7. Application - The Fast Fourier Transform
1. Digital Audio
Pulse code modulation (PCM) is the most common type of digital audio recording, used to make compact disks and WAV files.
In PCM recording hardware, a microphone converts sound waves into a varying voltage. Then an analog-to-digital converter samples the voltage at regular intervals of time. For example, in a compact disc audio recording, there are 44100 samples taken every second.
The data that results from a PCM recording is a function of time. How does this work?
Imagine that you were very small and could fit into your friend's ear drum. Suppose also that you could see things in very slow motion and that you could record the position of the ear drum once every 44100th of a second. Your eyes are so good that you can notice 65536 distinct positions of the ear drum's surface as it moves back and forth in response to incoming sound waves.
If your friend is listening to the sound of a flute, and you write down the positions of the ear drum that you notice, then you would have a digital PCM recording - a series of numbers.
If you could later make your own ear drum move back and forth in accordance with the thousands of numbers you had written down, you would hear the flute exactly as it originally sounded. We have gone from:
rich sound with fundamentals and harmonics
`→` rich sound with fundamentals and harmonics
To be able to convert from the series of numbers to sound, we need to apply the Fourier Transform.
2. Frequency Information as a Function of Time
One analogy for the type of thing a Fourier Transform does is a prism which splits white light into a spectrum of colors.
White light consists of all visible frequencies (red, orange, yellow, green, blue, indigo and violet) mixed together (much like the information on a CD has sounds of all frequencies mixed together) and the prism breaks them apart so we can see the separate frequencies (much like the CD player splits apart the sound frequencies so they can be amplified and sent to the speakers).
White light is split into individual frequencies by a prism
In our inner ears, the cochlea enables us to hear subtle differences in the sounds coming to our ears. The cochlea consists of a spiral of tissue filled with liquid and thousands of tiny hairs which gradually get smaller from the outside of the spiral to the inside. Each hair is connected to a nerve which feeds into the auditory nerve bundle going to the brain. The longer hairs resonate with lower frequency sounds, and the shorter hairs with higher frequencies. Thus the cochlea serves to transform the air pressure signal experienced by the ear drum into frequency information which can be interpreted by the brain as tonality and texture.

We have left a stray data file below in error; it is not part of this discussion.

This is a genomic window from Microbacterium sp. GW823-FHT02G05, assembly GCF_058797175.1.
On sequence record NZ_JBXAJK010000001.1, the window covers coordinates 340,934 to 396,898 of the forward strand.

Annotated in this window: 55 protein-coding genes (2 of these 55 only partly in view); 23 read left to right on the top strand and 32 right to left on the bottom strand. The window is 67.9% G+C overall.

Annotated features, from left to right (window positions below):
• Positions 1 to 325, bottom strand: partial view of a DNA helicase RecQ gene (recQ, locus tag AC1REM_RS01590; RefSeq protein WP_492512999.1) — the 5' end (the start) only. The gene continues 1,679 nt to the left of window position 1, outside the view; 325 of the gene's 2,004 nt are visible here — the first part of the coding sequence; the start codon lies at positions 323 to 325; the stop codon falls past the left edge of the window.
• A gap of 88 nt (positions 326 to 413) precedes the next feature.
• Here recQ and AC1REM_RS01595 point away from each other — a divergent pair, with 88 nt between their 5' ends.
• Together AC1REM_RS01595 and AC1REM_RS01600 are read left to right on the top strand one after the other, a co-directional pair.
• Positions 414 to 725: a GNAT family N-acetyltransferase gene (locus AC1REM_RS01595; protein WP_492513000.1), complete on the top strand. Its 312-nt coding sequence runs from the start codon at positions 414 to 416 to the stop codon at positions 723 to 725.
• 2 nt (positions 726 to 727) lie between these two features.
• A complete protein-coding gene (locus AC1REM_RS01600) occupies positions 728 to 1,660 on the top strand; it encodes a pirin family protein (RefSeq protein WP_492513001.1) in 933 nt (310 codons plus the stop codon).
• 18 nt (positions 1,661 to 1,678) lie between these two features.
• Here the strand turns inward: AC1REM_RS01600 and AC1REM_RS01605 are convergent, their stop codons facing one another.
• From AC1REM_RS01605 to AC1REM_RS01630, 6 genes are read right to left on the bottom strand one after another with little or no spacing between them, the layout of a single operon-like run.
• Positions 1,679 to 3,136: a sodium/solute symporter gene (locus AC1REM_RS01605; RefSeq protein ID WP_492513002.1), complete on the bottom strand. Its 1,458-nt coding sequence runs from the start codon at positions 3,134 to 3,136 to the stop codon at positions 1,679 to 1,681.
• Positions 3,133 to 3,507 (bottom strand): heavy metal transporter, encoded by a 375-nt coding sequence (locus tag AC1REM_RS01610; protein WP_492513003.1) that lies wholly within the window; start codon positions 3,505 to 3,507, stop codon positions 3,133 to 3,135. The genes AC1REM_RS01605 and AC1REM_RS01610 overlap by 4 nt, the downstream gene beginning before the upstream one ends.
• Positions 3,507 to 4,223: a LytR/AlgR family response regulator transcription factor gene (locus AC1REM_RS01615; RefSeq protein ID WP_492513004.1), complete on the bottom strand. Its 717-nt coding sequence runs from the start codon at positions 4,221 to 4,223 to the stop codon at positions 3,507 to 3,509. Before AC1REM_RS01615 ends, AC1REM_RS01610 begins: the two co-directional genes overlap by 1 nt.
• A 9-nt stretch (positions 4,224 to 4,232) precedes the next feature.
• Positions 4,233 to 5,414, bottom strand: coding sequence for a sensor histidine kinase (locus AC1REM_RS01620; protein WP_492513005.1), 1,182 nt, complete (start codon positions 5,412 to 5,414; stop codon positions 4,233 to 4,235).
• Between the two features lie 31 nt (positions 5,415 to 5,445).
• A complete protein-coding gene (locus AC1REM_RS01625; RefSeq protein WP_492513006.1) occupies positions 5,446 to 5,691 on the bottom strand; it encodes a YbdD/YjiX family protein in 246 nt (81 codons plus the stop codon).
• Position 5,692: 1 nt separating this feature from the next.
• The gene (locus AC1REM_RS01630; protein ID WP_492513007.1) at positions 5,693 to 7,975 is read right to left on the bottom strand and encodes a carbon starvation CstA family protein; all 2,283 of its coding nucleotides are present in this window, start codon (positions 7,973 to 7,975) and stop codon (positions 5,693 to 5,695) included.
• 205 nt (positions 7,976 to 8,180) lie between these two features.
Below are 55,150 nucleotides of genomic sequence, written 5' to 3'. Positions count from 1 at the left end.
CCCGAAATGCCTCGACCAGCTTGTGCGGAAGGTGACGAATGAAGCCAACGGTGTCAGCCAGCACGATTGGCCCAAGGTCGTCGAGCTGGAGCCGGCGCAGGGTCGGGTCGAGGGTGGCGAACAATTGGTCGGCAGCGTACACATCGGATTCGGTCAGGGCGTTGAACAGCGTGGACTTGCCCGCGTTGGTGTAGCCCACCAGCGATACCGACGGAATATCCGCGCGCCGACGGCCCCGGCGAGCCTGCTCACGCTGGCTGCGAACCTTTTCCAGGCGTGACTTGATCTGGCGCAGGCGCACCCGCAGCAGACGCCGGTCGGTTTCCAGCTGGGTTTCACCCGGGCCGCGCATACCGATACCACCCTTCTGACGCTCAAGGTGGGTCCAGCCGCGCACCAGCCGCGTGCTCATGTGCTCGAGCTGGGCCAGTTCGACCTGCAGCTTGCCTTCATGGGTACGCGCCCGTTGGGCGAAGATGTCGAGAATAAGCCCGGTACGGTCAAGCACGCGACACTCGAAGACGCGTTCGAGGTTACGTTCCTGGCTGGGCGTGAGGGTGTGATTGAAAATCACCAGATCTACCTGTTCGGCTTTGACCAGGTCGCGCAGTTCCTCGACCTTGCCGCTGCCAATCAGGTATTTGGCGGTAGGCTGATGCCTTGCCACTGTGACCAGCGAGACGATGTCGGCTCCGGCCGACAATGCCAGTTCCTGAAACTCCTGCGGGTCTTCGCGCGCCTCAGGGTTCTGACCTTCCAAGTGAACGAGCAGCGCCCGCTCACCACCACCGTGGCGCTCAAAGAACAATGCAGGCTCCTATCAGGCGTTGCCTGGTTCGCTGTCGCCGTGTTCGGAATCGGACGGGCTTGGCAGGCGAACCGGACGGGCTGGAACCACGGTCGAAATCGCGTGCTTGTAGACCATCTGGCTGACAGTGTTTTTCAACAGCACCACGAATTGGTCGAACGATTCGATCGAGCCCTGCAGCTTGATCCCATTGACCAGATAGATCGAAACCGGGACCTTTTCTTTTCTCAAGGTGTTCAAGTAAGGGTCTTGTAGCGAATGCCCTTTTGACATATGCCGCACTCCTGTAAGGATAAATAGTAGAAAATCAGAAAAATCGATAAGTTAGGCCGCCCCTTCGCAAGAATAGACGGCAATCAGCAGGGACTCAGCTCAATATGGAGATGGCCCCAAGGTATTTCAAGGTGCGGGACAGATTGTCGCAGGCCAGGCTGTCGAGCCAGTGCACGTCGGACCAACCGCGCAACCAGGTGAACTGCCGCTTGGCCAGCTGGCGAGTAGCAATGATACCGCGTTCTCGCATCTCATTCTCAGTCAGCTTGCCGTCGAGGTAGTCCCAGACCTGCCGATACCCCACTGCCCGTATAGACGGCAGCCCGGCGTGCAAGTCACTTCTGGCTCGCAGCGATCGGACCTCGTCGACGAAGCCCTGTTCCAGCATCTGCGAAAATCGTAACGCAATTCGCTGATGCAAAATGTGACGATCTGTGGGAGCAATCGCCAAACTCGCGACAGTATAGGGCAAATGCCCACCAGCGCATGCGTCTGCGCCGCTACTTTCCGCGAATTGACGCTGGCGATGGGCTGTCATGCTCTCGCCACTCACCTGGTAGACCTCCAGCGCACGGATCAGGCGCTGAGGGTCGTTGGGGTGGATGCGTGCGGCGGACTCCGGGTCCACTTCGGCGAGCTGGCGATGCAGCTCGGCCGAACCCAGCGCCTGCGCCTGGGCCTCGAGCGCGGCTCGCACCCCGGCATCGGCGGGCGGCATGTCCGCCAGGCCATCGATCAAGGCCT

The cochlea transforms sound waves into electrical signals.
The Fourier Transform is a mathematical technique for doing a similar thing - resolving any time-domain function into a frequency spectrum. The Fast Fourier Transform is a method for doing this process very efficiently.
3. The Fourier Transform
As we saw earlier in this chapter, the Fourier Transform is based on the discovery that it is possible to take any periodic function of time f(t) and resolve it into an equivalent infinite summation of sine waves and cosine waves with frequencies that start at 0 and increase in integer multiples of a base frequency `f_0= 1/T`, where T is the period of `f(t)`. The resulting infinite series is called the Fourier Series:
`f(t)=a_0/2+sum_(n=1)^oo(a_n\ cos\ nt+b_nsin\ nt)`
The job of a Fourier Transform is to figure out all the an and bn values to produce a Fourier Series, given the base frequency and the function f(t).
In our CD example, which has a sampling rate of 44100 samples/second, if the length of our recording is 1024 samples, then the amount of time represented by the recording is `1024/44100=0.02322` seconds, so the base frequency f0 will be
If you process these `1024` samples with the FFT (Fast Fourier Transform), the output will be the sine and cosine coefficients an and bn for the frequencies
`43. 066\ "Hz"`,
`2 × 43. 066 = 86. 132\ "Hz"`,
`3 × 43. 066 = 129. 20\ "Hz"`, etc.
Let's say that we use the FFT to process a series of numbers on a CD, into a sound.
It may give us something like `a_0= 1.6`, `a_n=((-1)^n)/n` and `b_n=1/(2n-1`.
For the frequencies `43.066\ "Hz"`, `86.123\ "Hz"` and `129.20\ "Hz"`, we use `T=(2pi)/b`, and we have:
So the Fourier Series would be:
`f(t)=1.6/2+sum_(n=1)^5(((-1)^n)/ncos\ 270.59nt+1/(2n-1)sin\ 270.59nt)`
`= − 1.0\ cos\ 270.59t` `+ sin\ 270.59t` `+ 0.5\ cos\ 541.18t` `+ 0.333 33\ sin\ 541.18t` ` − 0.33333\ cos\ 811.77t` `+ 0.2\ sin\ 811.77t` `+ 0.25\ cos\ 1082.4t` ` + 0.14286\ sin\ 1082.4t` ` − 0.2\ cos\ 1353.0t` `+ 0.11111\ sin\ 1353.0t`
We have reconstructed a sound wave from the digital data fed from the CD into the sound system of the CD player.
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